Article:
Letters to the Editor

Editor:

In Emily Vizzo’s recent article, “”Protesting for Peace”” (Nov. 19), she describes her trip up to our campus to attend an antiwar conference. We would like to applaud her for accurately representing the views of these people, yet also scold her for so misrepresenting their motivations and goals.

First, the praise. She is right to quote them as claiming that the most dangerous man in the world is the president of the United States. However, the antiwar protesters do not mean that he is the leader of a nation that has been attacked and is determined to defeat those who have declared war on her own people.

No, rather the protesters were speaking along the lines of “”Bush is the world’s greatest terrorist.”” They routinely carry signs that read this. On the evening of Sept. 11, at a rally on the UC Berkeley campus, some even proclaimed that the WTC attacks were nearly perfect and would have been totally perfect if only they had succeeded in killing the president. We should know. We were there. Also, she quotes a “”poet”” who declares that “”the world is dominated by imbecilic assholes.””

This is true — the vast majority of the human race is not made up of angels. What is particularly fitting is that the conference also appears to be dominated by imbecilic assholes, wishing death upon a man (George W. Bush) because they disagree with him, sometimes openly reveling in the carnage in New York and ideologically defending the enemies of their country while at the same time refusing even to praise that country for providing them the opportunity to do so. We should know. We were there.

Now for our blame. First, she quotes the “”five to seven million Afghans will die”” figure. This figure was arrived at before the stunning advance of the Northern Alliance opened up land roads from Uzbekistan and the Bagram airport was seized by British troops, which greatly facilitate food transport to the Afghan people. Indeed, as we write this, 8,000 more tons of food than before arrive in Afghanistan. As the airports are brought into service and overland convoys increase, even more food will find its way into Afghanistan.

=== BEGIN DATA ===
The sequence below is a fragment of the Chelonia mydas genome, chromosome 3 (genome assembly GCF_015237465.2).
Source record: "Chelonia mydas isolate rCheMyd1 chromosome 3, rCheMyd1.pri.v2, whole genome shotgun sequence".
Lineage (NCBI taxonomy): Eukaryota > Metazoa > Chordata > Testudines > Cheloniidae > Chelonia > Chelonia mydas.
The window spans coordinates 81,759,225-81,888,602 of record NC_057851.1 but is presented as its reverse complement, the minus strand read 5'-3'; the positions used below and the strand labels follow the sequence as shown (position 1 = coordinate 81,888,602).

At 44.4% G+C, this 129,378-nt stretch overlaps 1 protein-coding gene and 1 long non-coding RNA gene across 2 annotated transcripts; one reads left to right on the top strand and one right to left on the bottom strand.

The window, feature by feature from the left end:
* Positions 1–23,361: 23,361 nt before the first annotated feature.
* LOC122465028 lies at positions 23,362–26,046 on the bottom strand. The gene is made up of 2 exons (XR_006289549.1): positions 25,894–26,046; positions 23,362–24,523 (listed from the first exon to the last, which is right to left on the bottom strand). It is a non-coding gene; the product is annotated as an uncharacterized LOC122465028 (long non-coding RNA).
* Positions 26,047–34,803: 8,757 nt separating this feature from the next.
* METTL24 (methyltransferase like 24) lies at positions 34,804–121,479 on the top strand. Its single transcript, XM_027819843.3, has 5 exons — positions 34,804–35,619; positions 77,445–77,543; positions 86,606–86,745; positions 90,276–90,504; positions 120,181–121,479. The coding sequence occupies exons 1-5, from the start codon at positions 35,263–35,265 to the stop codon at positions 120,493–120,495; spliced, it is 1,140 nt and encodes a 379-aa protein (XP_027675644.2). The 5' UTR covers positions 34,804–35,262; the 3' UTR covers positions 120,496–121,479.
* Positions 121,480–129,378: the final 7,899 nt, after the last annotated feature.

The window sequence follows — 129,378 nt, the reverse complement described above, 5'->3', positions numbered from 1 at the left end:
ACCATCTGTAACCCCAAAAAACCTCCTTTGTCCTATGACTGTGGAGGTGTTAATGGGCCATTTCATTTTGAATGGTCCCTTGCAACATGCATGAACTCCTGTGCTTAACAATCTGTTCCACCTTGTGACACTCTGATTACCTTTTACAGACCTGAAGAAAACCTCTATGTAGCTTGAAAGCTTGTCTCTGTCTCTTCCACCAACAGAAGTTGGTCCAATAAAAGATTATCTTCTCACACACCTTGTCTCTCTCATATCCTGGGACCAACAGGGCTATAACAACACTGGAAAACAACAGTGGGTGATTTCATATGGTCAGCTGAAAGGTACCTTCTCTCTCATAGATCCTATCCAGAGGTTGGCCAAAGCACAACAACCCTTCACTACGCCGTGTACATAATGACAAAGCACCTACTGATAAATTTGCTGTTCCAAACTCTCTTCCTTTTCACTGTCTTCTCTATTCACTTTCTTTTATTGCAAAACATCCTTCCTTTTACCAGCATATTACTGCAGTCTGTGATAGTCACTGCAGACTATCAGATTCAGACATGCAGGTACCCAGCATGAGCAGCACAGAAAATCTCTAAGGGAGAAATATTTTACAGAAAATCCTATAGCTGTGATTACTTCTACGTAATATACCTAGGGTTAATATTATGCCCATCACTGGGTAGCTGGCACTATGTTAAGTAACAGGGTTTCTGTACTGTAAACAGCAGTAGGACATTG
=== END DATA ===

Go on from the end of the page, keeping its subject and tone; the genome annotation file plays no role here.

If there is any widespread starvation, it will not be due to the United States, but rather the Taliban, and will be confined to Taliban areas, as the previous years’ famines in Afghanistan were. As much as she and other antiwar protesters loathe to admit, the United States and Britain are not the bad guys, nor are they sentencing millions of Afghans and tens of thousands of their own soldiers to death. The situation right now is more Paris, 1944 than Vietnam, 1969.

Also, she, perhaps unwittingly, represents these activists as possessing “”fierce idealism.”” Nothing could be further from the truth on the Berkeley campus. Rather, these people are professional protesters and activists, often lurking on multi-year graduate student fellowships or taking seven or eight years as an undergraduate. They move from cause to cause like locusts moving from plant to plant. Affirmative Action? Done. Palestinians vs. Israel? Done. Globalization? Done. Election 2000? Done. You get the idea.

If she had wanted to see true bravery and idealism that wasn’t backed up by a horde of lawyers or an army of fellow students ready to riot at the moment a single one was arrested, she would have done better to come to a meeting for the Berkeley College Republicans, who have been counterprotesting at the antiwar rallies and staging their own patriotic rallies on campus.

Unlike the antiwar people, they don’t have the ACLU protecting our freedom of speech. The campus police stand by idly as our literature is stolen and burned. Reports of assault by the dominant “”idealistic protesters”” go ignored. Yet in spite of all this, they still carry on expressing their ideas, fighting what they see as wrong and refusing to be intimidated by the majority of the campus. Tell me, who are the idealists? Ask us — we know.

We were there at the book burnings, the assaults, the thefts and the triumphs of patriotism. We are the true idealists, not the cynical and entrenched cadre of students who run the Berkeley Stop the War Coalition.

We would recommend that she truly open her eyes and not be so easily seduced by the “”we’re good simply because we’re different and we say we’re good”” claptrap that comes from the “”progressive”” element of our campus. She misses a lot.

— Kelso G. Barnett, Chairman & Rory S. Miller, Fellow

Berkeley Conservative Foundation

Editor:

On page three of Nov. 19’s (“”Muir Quarterly spoofs Koala””) edition of the Guardian, Sharon Lee writes, “”In the last month, both the Thurgood Marshall College Student Council and the Revelle College Council passed resolutions condemning The Koala.””

While I believe that readers should be able to interpret resolutions passed by the Revelle College Council as they see fit, the resolution RCC passed several weeks ago in no way condemns The Koala, even by the most liberal of interpretations.

I would ask that before your writers attempt to interpret what resolutions mean, they read them first. The RCC resolution regarding the controversy surrounding The Koala states that “”the Revelle College Council is opposed to the censure of any speech whatsoever.”” Interpret that as you will, but I don’t think you can interpret that as condemning The Koala.

— Mark Stickel

Chair, Revelle College Council

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